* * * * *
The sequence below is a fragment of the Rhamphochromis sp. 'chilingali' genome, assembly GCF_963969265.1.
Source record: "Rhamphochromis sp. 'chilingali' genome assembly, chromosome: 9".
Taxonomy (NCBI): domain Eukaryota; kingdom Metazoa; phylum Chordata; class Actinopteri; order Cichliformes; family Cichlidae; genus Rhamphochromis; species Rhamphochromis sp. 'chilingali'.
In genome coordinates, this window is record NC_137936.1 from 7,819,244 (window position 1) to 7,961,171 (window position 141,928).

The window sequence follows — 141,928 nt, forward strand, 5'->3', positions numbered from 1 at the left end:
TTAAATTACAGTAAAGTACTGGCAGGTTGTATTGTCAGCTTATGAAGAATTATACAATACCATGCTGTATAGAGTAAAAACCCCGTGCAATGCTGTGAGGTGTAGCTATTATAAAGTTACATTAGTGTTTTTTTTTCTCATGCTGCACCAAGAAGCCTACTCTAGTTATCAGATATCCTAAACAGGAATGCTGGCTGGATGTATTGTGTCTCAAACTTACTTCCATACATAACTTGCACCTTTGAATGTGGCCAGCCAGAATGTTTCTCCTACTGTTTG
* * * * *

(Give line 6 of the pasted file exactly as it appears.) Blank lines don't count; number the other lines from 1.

TTAAATTACAGTAAAGTACTGGCAGGTTGTATTGTCAGCTTATGAAGAATTATACAATACCATGCTGTATAGAGTAAAAACCCCGTGCAATGCTGTGAGGTGTAGCTATTATAAAGTTACATTAGTGTTTTTTTTTCTCATGCTGCACCAAGAAGCCTACTCTAGTTATCAGATATCCTAAACAGGAATGCTGGCTGGATGTATTGTGTCTCAAACTTACTTCCATACATAACTTGCACCTTTGAATGTGGCCAGCCAGAATGTTTCTCCTACTGTTTG